Friday, May 23, 2014

Recipe for homemade sunscreen

We actually don't wear sunscreen much.  I'm sure y'all already know that a daily dose of sunshine is good for you.  I burn pretty easily so when I'm doing yard work I'll wear a hat and long sleeves, and I'll dress this way to social occasions where that's appropriate, which is just about everything except swimming, and I don't get to do that very often at all.

My kids, on the other hand, get to swim a lot when they're visiting my mom, and I have one child in particular who burns as easily as I do, and who, also like me, not only burns easily but has a worse reaction to wearing most sunscreens -- sunburn and welts. I've found one brand of sunscreen that doesn't do this to us, but it's over $30 for about 4 ounces.  And that's not even addressing the concern that these products might actually be carcinogenic or hormone disruptors or otherwise harmful to your health in the long run.

A couple of years ago I was diagnosed with Vitamin D insufficiency and my doctor put me on a high dosage for several months to correct this.  I later learned that one of the effects of low vitamin D is burning too easily, so I've been giving D to my easily-burned child since last fall.  It helped me last summer, so hopefully it will help him, too.

But still, for those occasions when we're going to be out in the sun for a long time, I want everyone to use sunscreen, so I spent a few years looking for a homemade variety that addresses my concerns and that works reasonably well.

This is what I made last year.  #1 Son can vouch for it -- last summer he spent several days in Mexico and Guatemala, mostly out in the sun, and didn't get burned.  We have some left over from last year, and it's still effective.  A couple of weeks ago his group had a fund-raiser, and they were standing in full sun from 10 in the morning till 7 that evening.  He only put on one coat of the sunscreen and was just a bit pink on the side that faced the sun all afternoon.  Now that wouldn't have worked for me -- I would have had to reapply it two or three times because I burn a lot easier than he does.  But it hasn't lost efficacy over time, which is nice to know.

Time to make a new batch

I've included links to the harder-to-find products I bought, but coconut oil is pretty easy to find in stores nowadays.  I bought the beeswax from a local beekeeper a couple of years ago and paid $5 for one pound.

Homemade Sunscreen 

Ingredients:

4 ounces coconut oil
2 ounces shea butter
2 ounces cocoa butter
4 ounces beeswax
1 heaping Tablespoon zinc oxide


Directions:

Melt the first four ingredients in the top of a double boiler, stirring occasionally.

Remove from heat and add the zinc oxide powder stirring well to mix (or use beaters or an immersion blender).  Wear a mask (I used a bandana over my face like a cowboy) so you don't inhale the dust.  It's bad for your lungs.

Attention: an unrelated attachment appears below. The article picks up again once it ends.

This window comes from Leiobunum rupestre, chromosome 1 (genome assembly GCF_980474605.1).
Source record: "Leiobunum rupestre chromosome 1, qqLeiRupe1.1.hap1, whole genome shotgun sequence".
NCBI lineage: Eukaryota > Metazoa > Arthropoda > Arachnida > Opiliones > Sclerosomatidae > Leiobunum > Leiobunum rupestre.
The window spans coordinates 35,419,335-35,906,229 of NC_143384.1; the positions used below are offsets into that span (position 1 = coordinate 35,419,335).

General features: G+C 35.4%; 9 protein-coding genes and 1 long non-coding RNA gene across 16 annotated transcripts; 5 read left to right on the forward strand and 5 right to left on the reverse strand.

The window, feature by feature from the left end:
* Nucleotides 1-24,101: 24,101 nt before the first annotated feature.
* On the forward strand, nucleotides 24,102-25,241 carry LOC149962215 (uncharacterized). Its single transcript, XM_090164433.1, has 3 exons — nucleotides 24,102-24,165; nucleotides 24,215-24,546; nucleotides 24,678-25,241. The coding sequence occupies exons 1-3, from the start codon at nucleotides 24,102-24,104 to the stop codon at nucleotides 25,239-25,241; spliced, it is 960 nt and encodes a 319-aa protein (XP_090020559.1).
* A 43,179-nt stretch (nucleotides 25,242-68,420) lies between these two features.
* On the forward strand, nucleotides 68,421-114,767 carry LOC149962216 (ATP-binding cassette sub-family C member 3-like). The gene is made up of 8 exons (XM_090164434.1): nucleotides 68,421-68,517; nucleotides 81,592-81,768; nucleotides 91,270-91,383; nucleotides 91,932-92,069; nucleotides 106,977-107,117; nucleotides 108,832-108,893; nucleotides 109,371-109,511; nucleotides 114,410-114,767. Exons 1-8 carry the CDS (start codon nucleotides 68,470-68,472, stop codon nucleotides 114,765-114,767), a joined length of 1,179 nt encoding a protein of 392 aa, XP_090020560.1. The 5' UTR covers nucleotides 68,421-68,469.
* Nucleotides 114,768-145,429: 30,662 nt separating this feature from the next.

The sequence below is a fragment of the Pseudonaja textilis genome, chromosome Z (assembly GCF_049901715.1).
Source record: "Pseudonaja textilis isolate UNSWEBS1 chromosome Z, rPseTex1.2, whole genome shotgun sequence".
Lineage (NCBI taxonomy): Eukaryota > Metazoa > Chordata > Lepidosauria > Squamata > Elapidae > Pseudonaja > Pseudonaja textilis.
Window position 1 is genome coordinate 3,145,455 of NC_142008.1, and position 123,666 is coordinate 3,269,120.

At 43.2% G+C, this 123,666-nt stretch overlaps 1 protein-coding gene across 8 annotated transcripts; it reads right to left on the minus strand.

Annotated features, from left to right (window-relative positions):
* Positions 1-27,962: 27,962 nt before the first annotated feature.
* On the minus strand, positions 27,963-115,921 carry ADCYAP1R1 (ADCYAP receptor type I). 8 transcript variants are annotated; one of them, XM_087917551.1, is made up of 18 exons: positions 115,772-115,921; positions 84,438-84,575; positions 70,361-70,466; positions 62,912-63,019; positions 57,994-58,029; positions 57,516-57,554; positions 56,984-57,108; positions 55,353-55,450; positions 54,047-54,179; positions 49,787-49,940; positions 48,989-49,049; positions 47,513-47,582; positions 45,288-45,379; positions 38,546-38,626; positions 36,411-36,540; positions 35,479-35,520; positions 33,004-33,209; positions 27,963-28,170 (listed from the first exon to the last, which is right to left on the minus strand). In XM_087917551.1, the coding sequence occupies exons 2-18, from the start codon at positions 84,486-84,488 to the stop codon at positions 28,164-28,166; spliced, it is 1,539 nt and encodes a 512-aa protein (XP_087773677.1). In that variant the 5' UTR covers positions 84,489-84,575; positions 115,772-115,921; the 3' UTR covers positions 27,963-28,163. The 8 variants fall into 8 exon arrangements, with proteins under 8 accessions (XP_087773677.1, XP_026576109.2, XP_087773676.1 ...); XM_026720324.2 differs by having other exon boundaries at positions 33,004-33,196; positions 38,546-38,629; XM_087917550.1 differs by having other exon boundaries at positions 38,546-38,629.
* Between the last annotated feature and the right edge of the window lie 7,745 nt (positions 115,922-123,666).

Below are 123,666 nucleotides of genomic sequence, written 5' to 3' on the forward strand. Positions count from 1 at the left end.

If you like, you can add essential oils to make a nice fragrance.  I used lavender and rosemary, and possibly rose absolute, enough to mask the chocolate smell of the cocoa butter.  Just don't use citrus oils because they increase sensitivity to the sun.

You can also add Vitamin E oil as a preservative.  I used a few capsules of Wheat Germ oil (which is what I had on hand and is high in Vitamin E), poking a hole in each and squeezing the oil into the mix.

Pour into mold and let cool.  I used a 9 x 13 pan, lined with waxed paper.  After cooling I cut it into bars.  Later, because this stuff melts when it's gets over about 80° I put some of it into small, lidded containers to make it easier to deal with.  You can store the bars in the fridge and then keep them in your cooler if you're going to the beach or on a picnic.

It's nice and thick . . .



 . . . and spreads pretty easily . . .


He looks burned, but he isn't.  It's just the light.  Really!


. . . and doesn't whiten too much, in spite of not using nano-sized ZnO.


Sunscreen on the left arm.  Right arm is bare for comparison.


Other info:

This sunscreen isn't waterproof, so you'll have to reapply it regularly.  I'm going to try adding more beeswax when I make a new batch this year and see if that helps.

Update, 26 May 2014 -- Yesterday I made a new batch using an extra half ounce of beeswax.  It's definitely more waterproof and the bars didn't start getting soft until they'd been sitting on my porch, inside a closed container, in sunny in 85° weather for a couple of hours, which is great for a bar you'll be using while swimming.  I set aside about half of it for that purpose, but the rest I'm going to melt down again and add a little jojoba oil so it'll be more spreadable, like last year's batch.

It's also a really nice after-sun lotion if you forgot to use it in the first place, or didn't reapply it often enough and got burned after all.  It's soothing and helps you heal faster.  Zinc oxide is used in diaper rash ointment for its healing properties.

We've also discovered that it's a decent bug repellent.  I don't know whether it's the essential oils, or what, but gnats and mosquitoes are less likely to hang around when you're wearing this sunscreen.

I've recently learned that you can determine the SPF if you know how much zinc oxide is in the formula as a percentage of total weight.  If the amount of ZnO is 20% of the total weight, that will give you an SPF of 30, which blocks about 97% of the sun's UVB rays, and is generally considered to be adequate protection. 

That said, I've never had this stuff tested in a lab, so I'm not making medical claims about the lotion -- I'm just telling y'all what has worked for us.

Source:

I read several different recipes for homemade sunscreen before deciding what to make for myself, but this recipe at Wellness Mama was my main inspiration.

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